In the present study, urine discoloration was observed in the weekly group, although the result was not significant. The darker color of urine after consuming oral iron supplementation is possibly related to iron metabolism, especially the iron excreted in urine. Deferoxamine is a specific iron chelator that binds to ferric iron forming a water-soluble compound that is rapidly excreted by the kidney. Deferoxamine causes a vin rosé discoloration of the urine as side effect of iron intake. In other words, urine discoloration is a sign of the increasing iron excretion.23 The side effects of oral iron intake are often associated with a higher dose. The high doses of iron supplements have not provided optimal benefit for pregnant women.14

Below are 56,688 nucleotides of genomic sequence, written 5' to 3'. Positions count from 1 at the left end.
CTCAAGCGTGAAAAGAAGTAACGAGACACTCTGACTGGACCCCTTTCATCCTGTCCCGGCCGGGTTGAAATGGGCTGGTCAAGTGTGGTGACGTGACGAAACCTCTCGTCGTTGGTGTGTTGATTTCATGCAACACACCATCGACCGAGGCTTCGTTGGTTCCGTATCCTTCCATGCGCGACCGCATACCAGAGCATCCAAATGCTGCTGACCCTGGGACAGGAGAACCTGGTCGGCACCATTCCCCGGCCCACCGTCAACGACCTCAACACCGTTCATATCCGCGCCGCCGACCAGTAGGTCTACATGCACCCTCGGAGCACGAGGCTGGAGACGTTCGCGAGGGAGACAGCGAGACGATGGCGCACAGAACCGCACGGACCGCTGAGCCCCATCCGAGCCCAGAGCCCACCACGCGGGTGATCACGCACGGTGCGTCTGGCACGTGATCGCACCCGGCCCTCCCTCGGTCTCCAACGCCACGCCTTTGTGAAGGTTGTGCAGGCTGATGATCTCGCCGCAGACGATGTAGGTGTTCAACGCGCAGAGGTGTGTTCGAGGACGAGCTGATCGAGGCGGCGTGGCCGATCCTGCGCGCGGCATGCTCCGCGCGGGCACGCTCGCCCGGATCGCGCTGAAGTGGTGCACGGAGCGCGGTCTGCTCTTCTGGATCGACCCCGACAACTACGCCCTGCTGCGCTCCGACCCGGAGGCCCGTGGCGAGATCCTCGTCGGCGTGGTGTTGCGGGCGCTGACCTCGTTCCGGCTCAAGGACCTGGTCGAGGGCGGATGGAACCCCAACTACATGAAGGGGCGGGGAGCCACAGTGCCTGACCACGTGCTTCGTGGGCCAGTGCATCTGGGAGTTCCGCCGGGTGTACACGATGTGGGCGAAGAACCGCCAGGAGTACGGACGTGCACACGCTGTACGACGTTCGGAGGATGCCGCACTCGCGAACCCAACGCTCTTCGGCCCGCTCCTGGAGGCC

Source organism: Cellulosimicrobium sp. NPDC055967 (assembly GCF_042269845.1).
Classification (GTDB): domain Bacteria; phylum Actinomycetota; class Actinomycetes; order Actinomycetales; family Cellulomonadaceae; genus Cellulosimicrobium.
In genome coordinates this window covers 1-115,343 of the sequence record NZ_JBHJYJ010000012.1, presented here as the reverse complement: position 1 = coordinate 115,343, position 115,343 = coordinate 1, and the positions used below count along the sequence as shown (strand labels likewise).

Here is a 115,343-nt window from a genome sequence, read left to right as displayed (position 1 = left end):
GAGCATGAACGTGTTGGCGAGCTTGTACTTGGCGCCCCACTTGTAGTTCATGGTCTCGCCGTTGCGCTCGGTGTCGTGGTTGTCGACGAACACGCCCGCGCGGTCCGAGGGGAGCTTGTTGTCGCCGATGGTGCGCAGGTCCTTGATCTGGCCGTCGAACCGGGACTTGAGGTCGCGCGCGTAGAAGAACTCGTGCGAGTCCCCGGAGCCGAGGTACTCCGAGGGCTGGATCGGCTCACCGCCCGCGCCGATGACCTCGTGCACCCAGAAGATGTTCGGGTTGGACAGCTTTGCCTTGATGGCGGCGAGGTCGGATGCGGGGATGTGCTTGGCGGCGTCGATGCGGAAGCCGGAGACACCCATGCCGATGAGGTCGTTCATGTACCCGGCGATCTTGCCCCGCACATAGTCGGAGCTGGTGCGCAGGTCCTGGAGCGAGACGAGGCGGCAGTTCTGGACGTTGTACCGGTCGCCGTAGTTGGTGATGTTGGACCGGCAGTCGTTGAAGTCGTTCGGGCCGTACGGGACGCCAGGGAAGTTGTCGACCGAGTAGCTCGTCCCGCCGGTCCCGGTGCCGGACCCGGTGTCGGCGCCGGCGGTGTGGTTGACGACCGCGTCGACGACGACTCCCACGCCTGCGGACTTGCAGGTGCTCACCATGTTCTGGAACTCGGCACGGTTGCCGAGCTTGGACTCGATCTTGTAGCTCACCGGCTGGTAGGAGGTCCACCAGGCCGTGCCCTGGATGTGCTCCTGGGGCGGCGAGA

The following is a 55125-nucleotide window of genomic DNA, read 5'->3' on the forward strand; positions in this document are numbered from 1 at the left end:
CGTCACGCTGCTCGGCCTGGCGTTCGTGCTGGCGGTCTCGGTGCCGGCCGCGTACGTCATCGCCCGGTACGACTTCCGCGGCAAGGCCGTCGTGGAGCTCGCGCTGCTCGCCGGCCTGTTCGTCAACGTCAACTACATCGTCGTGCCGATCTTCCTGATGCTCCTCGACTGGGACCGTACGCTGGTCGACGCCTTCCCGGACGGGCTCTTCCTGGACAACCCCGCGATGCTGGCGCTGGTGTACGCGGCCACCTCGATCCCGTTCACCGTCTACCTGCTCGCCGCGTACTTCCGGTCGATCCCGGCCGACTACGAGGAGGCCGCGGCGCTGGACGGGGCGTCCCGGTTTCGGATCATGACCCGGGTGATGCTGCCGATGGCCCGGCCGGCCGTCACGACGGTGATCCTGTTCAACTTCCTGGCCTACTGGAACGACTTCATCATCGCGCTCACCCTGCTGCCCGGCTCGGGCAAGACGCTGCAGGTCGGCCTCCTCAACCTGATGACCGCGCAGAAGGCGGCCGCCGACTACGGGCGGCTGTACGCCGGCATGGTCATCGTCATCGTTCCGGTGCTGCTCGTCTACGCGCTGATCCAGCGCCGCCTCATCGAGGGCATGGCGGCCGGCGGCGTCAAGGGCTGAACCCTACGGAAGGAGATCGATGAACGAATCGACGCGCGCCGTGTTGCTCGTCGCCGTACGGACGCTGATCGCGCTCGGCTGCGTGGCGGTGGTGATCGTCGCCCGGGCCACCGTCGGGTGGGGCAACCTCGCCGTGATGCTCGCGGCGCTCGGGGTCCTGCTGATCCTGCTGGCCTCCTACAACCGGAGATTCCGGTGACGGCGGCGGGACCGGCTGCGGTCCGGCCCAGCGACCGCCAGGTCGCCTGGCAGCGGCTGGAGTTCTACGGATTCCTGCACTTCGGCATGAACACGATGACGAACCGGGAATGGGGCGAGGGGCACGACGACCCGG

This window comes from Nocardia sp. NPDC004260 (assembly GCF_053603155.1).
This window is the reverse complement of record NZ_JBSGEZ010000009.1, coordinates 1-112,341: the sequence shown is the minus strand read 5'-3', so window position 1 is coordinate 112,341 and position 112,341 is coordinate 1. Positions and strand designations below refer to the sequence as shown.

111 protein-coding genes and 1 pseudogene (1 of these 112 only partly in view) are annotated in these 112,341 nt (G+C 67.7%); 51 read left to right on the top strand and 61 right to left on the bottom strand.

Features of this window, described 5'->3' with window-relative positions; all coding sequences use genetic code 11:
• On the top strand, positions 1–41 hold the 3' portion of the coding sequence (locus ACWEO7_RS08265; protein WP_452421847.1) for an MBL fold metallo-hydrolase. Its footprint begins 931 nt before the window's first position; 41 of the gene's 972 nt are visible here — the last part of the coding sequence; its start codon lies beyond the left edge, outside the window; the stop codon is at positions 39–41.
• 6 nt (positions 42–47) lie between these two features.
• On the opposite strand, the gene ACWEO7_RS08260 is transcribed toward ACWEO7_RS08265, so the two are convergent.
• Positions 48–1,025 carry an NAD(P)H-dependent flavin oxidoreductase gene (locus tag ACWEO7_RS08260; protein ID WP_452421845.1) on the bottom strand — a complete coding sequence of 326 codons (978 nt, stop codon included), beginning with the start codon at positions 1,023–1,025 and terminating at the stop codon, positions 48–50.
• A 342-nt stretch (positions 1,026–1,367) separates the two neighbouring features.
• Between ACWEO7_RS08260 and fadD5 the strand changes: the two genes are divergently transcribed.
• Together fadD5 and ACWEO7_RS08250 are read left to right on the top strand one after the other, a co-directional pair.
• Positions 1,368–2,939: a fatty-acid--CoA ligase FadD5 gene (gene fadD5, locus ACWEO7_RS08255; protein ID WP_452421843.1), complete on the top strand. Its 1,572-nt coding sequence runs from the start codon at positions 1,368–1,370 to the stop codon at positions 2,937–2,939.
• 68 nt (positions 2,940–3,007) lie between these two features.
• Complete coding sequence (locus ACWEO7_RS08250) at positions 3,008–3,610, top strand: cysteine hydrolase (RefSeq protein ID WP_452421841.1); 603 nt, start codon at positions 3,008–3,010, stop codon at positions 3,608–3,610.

In the current study, among all side effects, nausea and constipation were more frequent in the daily group as compared to the weekly group. Despite no significant difference, flatulence and vomiting were more frequently observed in the daily group than in weekly group. A previous study conducted by Ahmed et al.24 showed that constipation was the most common factor for noncompliance of iron supplementation in pregnant women. Constipation had the highest percentage among all of factors, including nausea, diarrhea, heartburn and vomiting. A controlled trial study by Bilimale et al. found that forgetfulness was the main symptom followed by gastrointestinal symptoms as the side effects for low adherence of iron supplementation. The other symptoms included vomiting, nausea, heartburn, and diarrhea.25 This showed that the side effect would decrease the compliance of iron supplementation.